I often get calls from parents who start the dialogue with: ”this is going to be a hard one for you, but I really need your help!”
They proceed to tell me about their child and how wonderful he or she is, bright, outgoing, loves animals, but…. and then there is the hesitancy and sometimes, the choked sentence follows. He is somewhere on the spectrum and I really want him to learn to get along with others, be more independent, not get teased, just have fun…. I then follow with, “and you can use a break as well.”
And then the voice on the other end of the line goes from a bit choked up to a wash of tears.
I write today to simply say, you are not alone! There are so many families facing similar dilemmas of loving their children with passion — because they love so many things about them, who they are and what they have accomplished. They love their children because they are their parents and they are supposed to. And they love them with an asterisk — I love them but I am so exhausted.
The good news is that there are so many summer opportunities that provide the right environment for children with specific requirements. Whether it be a form of ADD or ADHD, defiant behavior, autism on all points on the spectrum, dyslexia, cancer, heart disease, peanut and tree nut allergies, crohns, diabetes or any other diagnosis on the alphabetic list of “conditions”, there is a safe, healthy environment for your child.
So the question is how to begin the process of finding just the right program?
1. Are they/you ready for overnight camp? As with any child, you must first determine if your child is ready to go away and/or if you believe a nudge to go away would be beneficial. Are they able to sleep out at a friend or relatives house? If the answer is yes, they are probably ready. If the answer is no, you have to determine if leaving the home for a period of time is a necessary “push” required to help your child become more independent and self-reliant.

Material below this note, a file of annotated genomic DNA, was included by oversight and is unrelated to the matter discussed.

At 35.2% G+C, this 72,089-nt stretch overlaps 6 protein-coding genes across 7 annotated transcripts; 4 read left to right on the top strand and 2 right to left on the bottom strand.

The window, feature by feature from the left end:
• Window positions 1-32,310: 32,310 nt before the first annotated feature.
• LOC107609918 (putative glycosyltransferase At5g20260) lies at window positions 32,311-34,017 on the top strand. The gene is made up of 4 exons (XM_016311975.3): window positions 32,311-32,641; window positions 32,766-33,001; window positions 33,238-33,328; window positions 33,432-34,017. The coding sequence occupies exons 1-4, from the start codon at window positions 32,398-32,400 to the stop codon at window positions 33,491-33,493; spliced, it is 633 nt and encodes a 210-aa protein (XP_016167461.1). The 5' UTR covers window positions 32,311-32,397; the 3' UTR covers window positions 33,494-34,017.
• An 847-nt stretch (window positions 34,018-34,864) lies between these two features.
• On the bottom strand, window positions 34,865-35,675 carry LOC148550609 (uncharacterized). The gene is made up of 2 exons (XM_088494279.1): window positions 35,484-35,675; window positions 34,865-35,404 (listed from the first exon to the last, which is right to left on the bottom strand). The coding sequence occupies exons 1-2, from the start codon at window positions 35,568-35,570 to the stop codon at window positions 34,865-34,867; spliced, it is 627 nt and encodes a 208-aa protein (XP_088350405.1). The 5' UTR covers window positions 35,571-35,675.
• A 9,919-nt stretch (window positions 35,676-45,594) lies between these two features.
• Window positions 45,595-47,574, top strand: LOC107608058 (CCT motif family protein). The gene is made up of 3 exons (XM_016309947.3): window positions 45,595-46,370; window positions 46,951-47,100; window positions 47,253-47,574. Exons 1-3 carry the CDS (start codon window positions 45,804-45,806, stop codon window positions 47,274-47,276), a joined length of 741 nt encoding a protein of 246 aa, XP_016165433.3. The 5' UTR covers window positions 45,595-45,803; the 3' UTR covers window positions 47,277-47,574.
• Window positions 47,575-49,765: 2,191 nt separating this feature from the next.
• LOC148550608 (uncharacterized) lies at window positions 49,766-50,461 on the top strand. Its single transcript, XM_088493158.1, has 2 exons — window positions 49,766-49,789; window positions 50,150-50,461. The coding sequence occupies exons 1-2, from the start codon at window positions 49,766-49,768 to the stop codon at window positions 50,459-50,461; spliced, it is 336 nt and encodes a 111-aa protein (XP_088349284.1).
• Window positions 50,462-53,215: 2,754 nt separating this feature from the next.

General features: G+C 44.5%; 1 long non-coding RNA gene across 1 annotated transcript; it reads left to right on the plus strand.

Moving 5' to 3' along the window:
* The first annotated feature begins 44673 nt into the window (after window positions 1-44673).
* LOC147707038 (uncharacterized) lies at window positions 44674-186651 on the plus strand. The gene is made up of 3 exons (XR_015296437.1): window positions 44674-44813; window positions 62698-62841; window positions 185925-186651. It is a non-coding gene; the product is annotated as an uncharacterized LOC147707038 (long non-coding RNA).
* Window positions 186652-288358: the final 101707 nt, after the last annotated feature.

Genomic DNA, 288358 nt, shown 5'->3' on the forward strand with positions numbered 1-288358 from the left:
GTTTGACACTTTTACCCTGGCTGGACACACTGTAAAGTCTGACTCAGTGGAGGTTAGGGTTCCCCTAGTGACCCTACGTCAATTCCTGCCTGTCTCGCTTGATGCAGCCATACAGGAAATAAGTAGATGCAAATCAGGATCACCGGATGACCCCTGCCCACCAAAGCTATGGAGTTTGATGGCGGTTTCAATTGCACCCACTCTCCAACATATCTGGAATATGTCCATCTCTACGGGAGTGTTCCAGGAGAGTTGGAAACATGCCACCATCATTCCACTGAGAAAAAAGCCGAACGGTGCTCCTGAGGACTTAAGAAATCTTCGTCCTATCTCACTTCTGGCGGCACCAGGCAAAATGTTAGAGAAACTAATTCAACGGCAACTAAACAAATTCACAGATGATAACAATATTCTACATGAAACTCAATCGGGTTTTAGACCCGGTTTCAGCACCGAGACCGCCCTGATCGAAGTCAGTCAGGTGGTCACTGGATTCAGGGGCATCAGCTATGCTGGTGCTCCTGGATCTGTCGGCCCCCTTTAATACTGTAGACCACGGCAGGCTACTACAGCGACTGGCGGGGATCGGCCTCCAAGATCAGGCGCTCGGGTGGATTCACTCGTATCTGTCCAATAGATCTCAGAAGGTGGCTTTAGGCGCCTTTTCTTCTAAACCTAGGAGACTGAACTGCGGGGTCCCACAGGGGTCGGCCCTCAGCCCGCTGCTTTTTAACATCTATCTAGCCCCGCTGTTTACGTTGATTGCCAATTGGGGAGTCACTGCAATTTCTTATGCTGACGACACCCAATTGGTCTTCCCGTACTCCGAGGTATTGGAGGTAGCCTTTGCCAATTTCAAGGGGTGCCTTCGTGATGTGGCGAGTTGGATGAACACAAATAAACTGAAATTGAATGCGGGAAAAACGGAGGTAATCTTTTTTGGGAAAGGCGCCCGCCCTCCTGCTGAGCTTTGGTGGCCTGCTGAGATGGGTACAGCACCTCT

2. Do your research. The first step in doing your research is to be comfortable about talking openly about your specific situation and desired outcome. You must find a reputable service to help guide you to safe, secure and appropriate programs. Talking to other parents with similar home situations in conjunction with speaking with a camp expert is critical. You want to talk with the director and other parents who have had children attend the different camps. You really want to make sure that the staff to camper ratio is very small. At least 3 to 1, and in many cases, 1 to 1 based on the circumstance of the need. The facility needs to be safe and in good condition.
3. Understand the camp community — special camp vs. mainstreaming. You want to have an excellent understanding of the camp community. Some families want their child to be in and among children with similar conditions so that they can get the therapeutic direction and assistance needed. They don’t want their child to feel different or ostracized. Some families want their child to be in a more mainstreamed environment so they will learn cues and behaviors from other children. There is no one right answer, but what is right for your philosophy.
However, if your child is being mainstreamed into a traditional camp, you want to make sure the environment is welcoming. For example, if the camp director or top staff has a special needs child, they will be empathetic to your needs and you can bet that the philosophy trickles down to the whole staff. You can consider the opportunity for hiring a shadow counselor that can be made available to your child in order to keep the staff/camper ratio to a safe number for your child.
4. Make sure the medical assistance is up to par. As to meds, every camp is passing out meds to a large population of the camp. You therefore, want to make sure that the medical staff is fully abreast of your child’s specific needs, you can package them for better administration, and be prepared for adjustments during the summer due to higher activity levels. Make sure the camp you select has a good doctor or RN on-premise. If there is no doctor on premise, you want to make sure that a pediatrician makes regular visits to the camp and has standing orders in town to accept campers any time of day or night. The doctor should be within 10 minutes of the camp. And the emergency medical facility should be within 20 minutes of the camp.
5. Programming should be varied and instructional. When your child has specific needs, you want to make sure that they are gaining self confidence through skill building. Whether the skills are dribbling a basketball, learning how to make a bed, or appropriate table manners, there should be a true sense of accomplishment by the end of the summer. You want it to be identifiable, measurable, and most certainly applause-worthy upon their return.
And while your child is off to camp, learning and being successful, please make sure to give yourself some time. Know that you have provided a fabulous opportunity and gift to your child, and you deserve the spare moments of peace and tranquility.